Thursday, December 18, 2014

Bob Dunning: Kaneko’s years in Davis were fruitful


From page A2 | January 22, 2013 |

A MAN WHO LOVED DAVIS … as I read in Sunday’s paper the many wonderful tributes to Jerry Kaneko from friends and colleagues for his well-lived life, I realized I was one of the lucky folks in town who knew Jerry long ago as a friend and neighbor and university professor, years before he became a Davis City Councilman … Jerry, who died last Friday at the age of 88 after suffering a massive stroke in Berkeley, was a civic-minded man long before he decided to run for public office …

According to former Davis Mayor Dave Rosenberg, now a Superior Court judge, Jerry’s home “was a regular venue for Democratic Party fundraisers and events. He was, in many ways, the grandfather of Democratic politics in Davis. Jerry was vibrant, active and engaged until the very end.” … Rosenberg also noted that “whenever I saw Jerry coming, I always looked for a table or other surface so I could put down any drink or plate I was carrying. Jerry’s greeting was invariably exuberant and I didn’t want to spill anything.” … my experience exactly …

The thing I always liked about Jerry during his years on the Davis City Council, besides his always kindly demeanor, was the fact he seemed not to be agenda-driven … he didn’t have some grand plan he wished to enforce on the public, other than to make Davis a better place to live for all of us … as a result, he was always a calm and reasoned voice on the council, asking hard questions about the issues of the day and not being satisfied until he got answers … you truly couldn’t predict which way he was going to vote until all the questioning was done …

He was a man who deeply loved this town and deeply loved his family and he did his level best to put true meaning to the words “public servant.” … I don’t think there’s much more we can ask of anyone in this life … his legacy is such that even people who never met Jerry Kaneko were nevertheless greatly enriched by his tireless efforts to serve this town … we were lucky to have had him in our midst for so many fruitful years …

HONORING REVEREND KING … I was invited to a special Martin Luther King Jr. dinner by a 9-year-old named Emme who is a student in Mark Simi’s fourth-grade class at North Davis Elementary School … seems she and her classmates spent considerable time one day last week studying and learning about the legacy of the Rev. King … the meal came complete with a fancy menu that listed the pot roast entrée as “Roast-a-Parks” in honor of Rosa Parks, who “refused to give up her seat on the bus” in 1955 …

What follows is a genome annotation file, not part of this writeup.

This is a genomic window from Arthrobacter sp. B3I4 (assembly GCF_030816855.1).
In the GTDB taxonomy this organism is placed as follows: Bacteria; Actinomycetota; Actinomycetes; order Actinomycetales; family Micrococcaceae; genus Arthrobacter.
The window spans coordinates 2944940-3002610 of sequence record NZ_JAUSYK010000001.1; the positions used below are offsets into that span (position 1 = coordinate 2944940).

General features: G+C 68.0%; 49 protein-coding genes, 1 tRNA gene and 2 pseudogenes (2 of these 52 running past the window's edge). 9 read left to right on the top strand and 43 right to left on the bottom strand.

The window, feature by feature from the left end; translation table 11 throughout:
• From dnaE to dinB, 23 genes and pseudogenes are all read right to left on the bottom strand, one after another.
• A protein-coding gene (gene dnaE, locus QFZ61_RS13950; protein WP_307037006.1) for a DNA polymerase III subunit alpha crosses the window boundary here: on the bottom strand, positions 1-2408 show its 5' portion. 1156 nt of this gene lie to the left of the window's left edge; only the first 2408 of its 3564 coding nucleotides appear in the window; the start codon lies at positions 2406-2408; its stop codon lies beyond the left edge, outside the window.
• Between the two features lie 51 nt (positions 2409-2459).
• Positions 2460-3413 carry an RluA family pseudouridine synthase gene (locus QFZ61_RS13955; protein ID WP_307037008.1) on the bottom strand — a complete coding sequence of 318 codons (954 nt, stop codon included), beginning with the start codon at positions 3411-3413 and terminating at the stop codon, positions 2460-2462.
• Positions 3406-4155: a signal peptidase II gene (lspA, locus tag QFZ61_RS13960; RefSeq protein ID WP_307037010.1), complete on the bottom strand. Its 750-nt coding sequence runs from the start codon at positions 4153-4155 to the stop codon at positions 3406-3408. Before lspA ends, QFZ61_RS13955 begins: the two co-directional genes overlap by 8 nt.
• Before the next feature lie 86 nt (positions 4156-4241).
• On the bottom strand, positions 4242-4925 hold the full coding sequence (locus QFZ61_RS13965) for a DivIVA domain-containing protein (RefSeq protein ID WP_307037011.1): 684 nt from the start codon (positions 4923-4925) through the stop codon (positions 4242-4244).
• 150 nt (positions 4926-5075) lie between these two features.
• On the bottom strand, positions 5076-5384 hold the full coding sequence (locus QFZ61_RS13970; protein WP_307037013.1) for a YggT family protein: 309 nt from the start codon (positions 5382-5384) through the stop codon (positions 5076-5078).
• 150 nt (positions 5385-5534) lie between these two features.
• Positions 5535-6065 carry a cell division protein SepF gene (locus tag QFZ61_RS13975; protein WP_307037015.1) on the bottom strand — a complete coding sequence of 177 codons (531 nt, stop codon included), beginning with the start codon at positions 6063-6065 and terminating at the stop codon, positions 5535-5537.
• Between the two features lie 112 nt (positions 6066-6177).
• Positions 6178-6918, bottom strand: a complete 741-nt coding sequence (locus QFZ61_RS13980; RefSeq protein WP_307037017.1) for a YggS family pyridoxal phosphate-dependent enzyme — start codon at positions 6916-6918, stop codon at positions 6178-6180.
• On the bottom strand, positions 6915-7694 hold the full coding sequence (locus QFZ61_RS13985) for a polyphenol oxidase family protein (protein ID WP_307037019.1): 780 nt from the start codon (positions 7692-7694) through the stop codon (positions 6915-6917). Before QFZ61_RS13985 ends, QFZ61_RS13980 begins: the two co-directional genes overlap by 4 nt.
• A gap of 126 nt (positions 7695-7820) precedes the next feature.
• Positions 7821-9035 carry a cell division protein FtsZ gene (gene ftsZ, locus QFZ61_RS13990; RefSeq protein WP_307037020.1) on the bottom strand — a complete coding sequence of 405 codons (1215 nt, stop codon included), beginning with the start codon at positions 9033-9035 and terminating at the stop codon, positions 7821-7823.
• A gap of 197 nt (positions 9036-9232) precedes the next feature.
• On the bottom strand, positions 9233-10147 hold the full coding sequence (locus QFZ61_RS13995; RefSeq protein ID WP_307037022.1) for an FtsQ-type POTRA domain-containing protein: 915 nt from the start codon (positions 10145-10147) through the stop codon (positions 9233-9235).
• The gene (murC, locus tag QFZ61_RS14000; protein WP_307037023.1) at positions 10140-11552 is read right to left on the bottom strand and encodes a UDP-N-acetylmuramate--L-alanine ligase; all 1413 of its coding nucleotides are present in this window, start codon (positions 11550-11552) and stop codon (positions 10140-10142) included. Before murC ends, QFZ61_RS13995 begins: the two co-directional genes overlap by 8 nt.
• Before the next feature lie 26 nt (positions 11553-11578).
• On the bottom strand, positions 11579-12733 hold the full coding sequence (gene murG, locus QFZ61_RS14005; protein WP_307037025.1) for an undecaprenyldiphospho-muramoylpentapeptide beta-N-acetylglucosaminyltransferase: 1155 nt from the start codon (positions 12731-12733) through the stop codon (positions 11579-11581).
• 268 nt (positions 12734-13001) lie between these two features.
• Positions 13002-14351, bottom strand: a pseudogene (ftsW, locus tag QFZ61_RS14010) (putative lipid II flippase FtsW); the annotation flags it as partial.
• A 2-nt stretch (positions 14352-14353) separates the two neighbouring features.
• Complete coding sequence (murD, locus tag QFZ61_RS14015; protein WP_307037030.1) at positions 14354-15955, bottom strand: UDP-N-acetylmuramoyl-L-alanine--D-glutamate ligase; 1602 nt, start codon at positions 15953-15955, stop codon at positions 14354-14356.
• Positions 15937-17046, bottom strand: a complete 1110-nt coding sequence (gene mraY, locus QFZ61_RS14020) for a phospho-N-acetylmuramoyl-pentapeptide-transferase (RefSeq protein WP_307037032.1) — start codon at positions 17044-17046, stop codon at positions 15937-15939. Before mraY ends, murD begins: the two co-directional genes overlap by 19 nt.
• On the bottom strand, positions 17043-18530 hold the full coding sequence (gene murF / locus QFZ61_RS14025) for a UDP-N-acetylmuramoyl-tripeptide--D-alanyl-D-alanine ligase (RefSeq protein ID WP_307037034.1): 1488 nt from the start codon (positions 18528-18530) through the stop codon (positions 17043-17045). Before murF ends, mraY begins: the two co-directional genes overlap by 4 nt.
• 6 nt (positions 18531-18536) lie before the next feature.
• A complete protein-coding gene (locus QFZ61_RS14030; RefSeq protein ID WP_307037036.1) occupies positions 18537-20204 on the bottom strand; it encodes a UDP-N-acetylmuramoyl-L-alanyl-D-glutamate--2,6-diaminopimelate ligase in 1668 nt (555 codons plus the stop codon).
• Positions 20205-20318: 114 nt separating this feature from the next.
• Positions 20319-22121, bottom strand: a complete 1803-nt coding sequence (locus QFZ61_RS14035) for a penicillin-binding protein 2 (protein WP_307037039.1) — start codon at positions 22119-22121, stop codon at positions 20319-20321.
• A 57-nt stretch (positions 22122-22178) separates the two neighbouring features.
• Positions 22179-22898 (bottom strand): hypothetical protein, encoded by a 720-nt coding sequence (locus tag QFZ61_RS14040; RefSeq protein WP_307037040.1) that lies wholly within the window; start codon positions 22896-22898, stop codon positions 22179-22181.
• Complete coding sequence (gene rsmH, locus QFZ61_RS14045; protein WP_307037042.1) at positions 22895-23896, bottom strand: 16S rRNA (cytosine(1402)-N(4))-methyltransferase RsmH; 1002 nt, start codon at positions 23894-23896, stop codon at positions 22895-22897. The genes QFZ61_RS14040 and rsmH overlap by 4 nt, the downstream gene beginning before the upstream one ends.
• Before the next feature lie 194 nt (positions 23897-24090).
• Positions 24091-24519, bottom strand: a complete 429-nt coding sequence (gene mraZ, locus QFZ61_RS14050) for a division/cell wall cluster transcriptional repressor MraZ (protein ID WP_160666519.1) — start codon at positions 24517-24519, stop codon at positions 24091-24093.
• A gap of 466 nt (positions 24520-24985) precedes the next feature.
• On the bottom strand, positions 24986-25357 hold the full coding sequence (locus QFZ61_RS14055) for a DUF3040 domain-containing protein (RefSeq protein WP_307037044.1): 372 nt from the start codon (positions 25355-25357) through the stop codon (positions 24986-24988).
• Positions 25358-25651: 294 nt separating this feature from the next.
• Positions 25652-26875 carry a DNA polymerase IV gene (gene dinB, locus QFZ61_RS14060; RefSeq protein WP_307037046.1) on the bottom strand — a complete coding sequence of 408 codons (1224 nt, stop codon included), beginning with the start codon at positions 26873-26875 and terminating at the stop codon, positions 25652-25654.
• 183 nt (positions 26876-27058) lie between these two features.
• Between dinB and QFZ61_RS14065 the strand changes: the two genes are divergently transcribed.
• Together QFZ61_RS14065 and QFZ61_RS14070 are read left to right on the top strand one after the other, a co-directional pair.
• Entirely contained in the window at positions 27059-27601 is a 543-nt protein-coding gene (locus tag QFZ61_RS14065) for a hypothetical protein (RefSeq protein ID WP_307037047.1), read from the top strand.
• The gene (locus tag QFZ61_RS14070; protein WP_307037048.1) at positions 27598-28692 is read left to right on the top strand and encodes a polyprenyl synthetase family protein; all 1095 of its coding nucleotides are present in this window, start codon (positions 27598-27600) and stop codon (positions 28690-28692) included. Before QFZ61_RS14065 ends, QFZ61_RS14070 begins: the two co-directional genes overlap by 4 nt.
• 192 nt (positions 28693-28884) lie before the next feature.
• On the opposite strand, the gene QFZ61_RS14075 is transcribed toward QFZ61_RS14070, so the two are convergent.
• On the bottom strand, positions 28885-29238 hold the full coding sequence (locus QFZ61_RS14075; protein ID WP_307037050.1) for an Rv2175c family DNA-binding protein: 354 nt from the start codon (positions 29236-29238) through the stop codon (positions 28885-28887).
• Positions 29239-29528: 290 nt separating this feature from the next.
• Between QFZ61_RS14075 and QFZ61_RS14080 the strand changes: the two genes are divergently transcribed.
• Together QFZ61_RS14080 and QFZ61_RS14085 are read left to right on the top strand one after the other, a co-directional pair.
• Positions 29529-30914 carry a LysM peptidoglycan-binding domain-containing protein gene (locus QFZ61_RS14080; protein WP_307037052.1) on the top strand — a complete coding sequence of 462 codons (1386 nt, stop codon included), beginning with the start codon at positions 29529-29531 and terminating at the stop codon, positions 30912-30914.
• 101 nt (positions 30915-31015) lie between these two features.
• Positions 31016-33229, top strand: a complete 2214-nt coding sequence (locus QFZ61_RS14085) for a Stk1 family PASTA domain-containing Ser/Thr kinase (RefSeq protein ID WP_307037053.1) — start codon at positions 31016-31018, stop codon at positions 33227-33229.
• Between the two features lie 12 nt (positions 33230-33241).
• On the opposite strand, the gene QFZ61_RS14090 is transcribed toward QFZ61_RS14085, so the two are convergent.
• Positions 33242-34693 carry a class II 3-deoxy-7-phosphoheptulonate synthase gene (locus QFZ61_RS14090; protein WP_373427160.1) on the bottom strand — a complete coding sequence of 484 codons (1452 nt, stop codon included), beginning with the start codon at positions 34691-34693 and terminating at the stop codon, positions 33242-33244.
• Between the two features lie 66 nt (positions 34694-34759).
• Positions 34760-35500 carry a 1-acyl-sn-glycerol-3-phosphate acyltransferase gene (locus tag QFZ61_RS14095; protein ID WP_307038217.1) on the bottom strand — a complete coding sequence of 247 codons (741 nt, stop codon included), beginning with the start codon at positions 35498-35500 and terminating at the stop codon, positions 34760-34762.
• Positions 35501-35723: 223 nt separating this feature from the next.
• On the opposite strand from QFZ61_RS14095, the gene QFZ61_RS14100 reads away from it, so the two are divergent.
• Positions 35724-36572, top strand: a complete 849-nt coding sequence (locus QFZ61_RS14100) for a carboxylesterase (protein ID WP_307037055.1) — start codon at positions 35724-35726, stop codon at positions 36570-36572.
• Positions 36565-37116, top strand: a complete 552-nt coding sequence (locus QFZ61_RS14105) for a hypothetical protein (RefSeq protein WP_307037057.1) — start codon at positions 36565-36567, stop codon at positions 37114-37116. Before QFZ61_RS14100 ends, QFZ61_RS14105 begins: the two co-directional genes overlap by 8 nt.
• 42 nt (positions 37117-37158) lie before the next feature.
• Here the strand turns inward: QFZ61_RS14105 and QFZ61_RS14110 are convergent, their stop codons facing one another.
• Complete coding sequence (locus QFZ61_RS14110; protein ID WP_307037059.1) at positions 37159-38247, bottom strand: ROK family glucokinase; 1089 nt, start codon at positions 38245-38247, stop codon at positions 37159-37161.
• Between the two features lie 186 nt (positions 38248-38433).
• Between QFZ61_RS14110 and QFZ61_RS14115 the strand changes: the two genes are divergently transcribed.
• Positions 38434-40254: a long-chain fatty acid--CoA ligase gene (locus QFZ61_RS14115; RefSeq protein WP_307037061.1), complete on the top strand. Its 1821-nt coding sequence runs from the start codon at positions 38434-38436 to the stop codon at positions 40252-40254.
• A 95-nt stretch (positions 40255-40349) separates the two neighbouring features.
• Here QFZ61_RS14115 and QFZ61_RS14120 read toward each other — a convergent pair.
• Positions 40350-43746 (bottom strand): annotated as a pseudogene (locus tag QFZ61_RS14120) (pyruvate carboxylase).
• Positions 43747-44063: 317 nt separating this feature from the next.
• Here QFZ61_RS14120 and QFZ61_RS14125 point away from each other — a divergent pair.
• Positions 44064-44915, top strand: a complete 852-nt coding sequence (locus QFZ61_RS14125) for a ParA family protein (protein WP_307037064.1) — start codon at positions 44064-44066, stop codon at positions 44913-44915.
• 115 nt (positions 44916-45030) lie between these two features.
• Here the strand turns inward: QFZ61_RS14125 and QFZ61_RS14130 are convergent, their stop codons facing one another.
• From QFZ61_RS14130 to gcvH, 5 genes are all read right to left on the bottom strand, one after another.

Then there were the Meredith en“Rolls,” with butter, in honor of James Meredith en”roll”ing at the University of Mississippi in 1962 … there was “Birmingham Broccoli” to remember Dr. King’s famous Letter from a Birmingham Jail, “Selma March Mashed Potatoes” and a choice of “M(i)LK or Sparkling Water” to wash it all down, given that “the life of Martin Luther King gave the ‘sparkle’ of hope for equality and freedom to all people in our country.” …

For dessert the sweet choice was between “I Have a Dream-sicle M(i)LKshakes” or “Brown(ies) v. Board of Education.” … indeed, a meal fit for a King …

WET AND WILD … my friend Bill at doesn’t have a dog in this long, dragged-out water debate — other than his wallet — but he is curious about something he read the other day in this very newspaper … under the byline of the very excellent Tom Sakash were the words “According to city numbers, rates would increase by 50 percent over the next five years without the surface water project on the books.” … indeed, that sounds accurate from everything I’ve heard and studied …

Notes Bill: “If I were to get a choice between a 300 percent increase with construction of the project and a 50 percent increase without the project, why would I ever vote for the project?” … apparently, according to the proponents, you need to do this so your grandchildren will have adequate water, even if none of them will ever be able to afford to live here … adds Bill: “I would gladly pay an additional 50 percent on my water bill to maintain the city’s water utility.” …

Based on the most recent poll results released by the Yes on I campaign, it appears I’m the only person in town who still drinks Davis water direct from the tap, so “bad taste” is no longer a reason for a new project … we appear to currently have an adequate water supply to meet our needs and city growth will be minimal for the foreseeable future … add to that the fact the city’s revenue projections on the new project assume we will all cut back our water use by 25 percent, and it appears we’ll be awash in water for some time …

Before we all vote, it would be good if the city — with complete neutrality — would publish rates, benefits and drawbacks of the proposed project along with rates, benefits and drawbacks of maintaining the current system … all the arguments put forth so far have been directed toward a “yes” vote on March 5 …

— Reach Bob Dunning at





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